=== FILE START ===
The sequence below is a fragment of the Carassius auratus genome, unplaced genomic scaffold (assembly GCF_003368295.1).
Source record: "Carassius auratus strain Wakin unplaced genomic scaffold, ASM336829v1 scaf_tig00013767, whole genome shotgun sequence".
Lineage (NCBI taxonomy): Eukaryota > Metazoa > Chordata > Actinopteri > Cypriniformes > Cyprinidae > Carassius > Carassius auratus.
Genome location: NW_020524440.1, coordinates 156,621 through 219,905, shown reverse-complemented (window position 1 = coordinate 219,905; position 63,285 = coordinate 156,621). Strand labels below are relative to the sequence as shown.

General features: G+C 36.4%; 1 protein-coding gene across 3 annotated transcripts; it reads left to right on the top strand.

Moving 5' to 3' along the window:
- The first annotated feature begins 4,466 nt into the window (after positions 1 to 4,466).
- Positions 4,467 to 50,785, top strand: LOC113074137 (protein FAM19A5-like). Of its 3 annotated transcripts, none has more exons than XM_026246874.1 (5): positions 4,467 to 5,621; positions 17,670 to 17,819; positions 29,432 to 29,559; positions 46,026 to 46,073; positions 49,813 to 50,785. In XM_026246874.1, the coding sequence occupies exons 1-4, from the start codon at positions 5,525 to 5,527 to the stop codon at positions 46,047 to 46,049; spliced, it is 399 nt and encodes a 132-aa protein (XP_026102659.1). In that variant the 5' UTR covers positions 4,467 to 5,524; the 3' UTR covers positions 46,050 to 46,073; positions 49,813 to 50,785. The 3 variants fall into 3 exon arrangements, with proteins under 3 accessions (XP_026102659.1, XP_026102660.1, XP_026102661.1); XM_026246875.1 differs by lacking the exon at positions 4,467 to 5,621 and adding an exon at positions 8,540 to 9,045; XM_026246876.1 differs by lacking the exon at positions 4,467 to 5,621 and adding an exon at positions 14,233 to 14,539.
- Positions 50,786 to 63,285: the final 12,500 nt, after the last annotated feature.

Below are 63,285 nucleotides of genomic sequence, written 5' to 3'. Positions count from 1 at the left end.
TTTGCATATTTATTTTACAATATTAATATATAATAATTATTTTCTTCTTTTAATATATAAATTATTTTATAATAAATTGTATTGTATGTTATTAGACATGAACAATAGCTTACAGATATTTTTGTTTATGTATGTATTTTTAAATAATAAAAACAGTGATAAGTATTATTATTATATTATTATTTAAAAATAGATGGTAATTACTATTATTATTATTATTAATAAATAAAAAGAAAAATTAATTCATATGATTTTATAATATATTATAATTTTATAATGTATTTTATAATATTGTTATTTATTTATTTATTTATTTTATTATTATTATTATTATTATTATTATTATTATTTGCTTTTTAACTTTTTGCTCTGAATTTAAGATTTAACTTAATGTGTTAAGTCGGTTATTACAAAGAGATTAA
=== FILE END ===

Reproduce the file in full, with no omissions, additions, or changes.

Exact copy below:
The sequence below is a fragment of the Carassius auratus genome, unplaced genomic scaffold (assembly GCF_003368295.1).
Source record: "Carassius auratus strain Wakin unplaced genomic scaffold, ASM336829v1 scaf_tig00013767, whole genome shotgun sequence".
Lineage (NCBI taxonomy): Eukaryota > Metazoa > Chordata > Actinopteri > Cypriniformes > Cyprinidae > Carassius > Carassius auratus.
Genome location: NW_020524440.1, coordinates 156,621 through 219,905, shown reverse-complemented (window position 1 = coordinate 219,905; position 63,285 = coordinate 156,621). Strand labels below are relative to the sequence as shown.

General features: G+C 36.4%; 1 protein-coding gene across 3 annotated transcripts; it reads left to right on the top strand.

Moving 5' to 3' along the window:
- The first annotated feature begins 4,466 nt into the window (after positions 1 to 4,466).
- Positions 4,467 to 50,785, top strand: LOC113074137 (protein FAM19A5-like). Of its 3 annotated transcripts, none has more exons than XM_026246874.1 (5): positions 4,467 to 5,621; positions 17,670 to 17,819; positions 29,432 to 29,559; positions 46,026 to 46,073; positions 49,813 to 50,785. In XM_026246874.1, the coding sequence occupies exons 1-4, from the start codon at positions 5,525 to 5,527 to the stop codon at positions 46,047 to 46,049; spliced, it is 399 nt and encodes a 132-aa protein (XP_026102659.1). In that variant the 5' UTR covers positions 4,467 to 5,524; the 3' UTR covers positions 46,050 to 46,073; positions 49,813 to 50,785. The 3 variants fall into 3 exon arrangements, with proteins under 3 accessions (XP_026102659.1, XP_026102660.1, XP_026102661.1); XM_026246875.1 differs by lacking the exon at positions 4,467 to 5,621 and adding an exon at positions 8,540 to 9,045; XM_026246876.1 differs by lacking the exon at positions 4,467 to 5,621 and adding an exon at positions 14,233 to 14,539.
- Positions 50,786 to 63,285: the final 12,500 nt, after the last annotated feature.

Below are 63,285 nucleotides of genomic sequence, written 5' to 3'. Positions count from 1 at the left end.
TTTGCATATTTATTTTACAATATTAATATATAATAATTATTTTCTTCTTTTAATATATAAATTATTTTATAATAAATTGTATTGTATGTTATTAGACATGAACAATAGCTTACAGATATTTTTGTTTATGTATGTATTTTTAAATAATAAAAACAGTGATAAGTATTATTATTATATTATTATTTAAAAATAGATGGTAATTACTATTATTATTATTATTAATAAATAAAAAGAAAAATTAATTCATATGATTTTATAATATATTATAATTTTATAATGTATTTTATAATATTGTTATTTATTTATTTATTTATTTTATTATTATTATTATTATTATTATTATTATTATTTGCTTTTTAACTTTTTGCTCTGAATTTAAGATTTAACTTAATGTGTTAAGTCGGTTATTACAAAGAGATTAA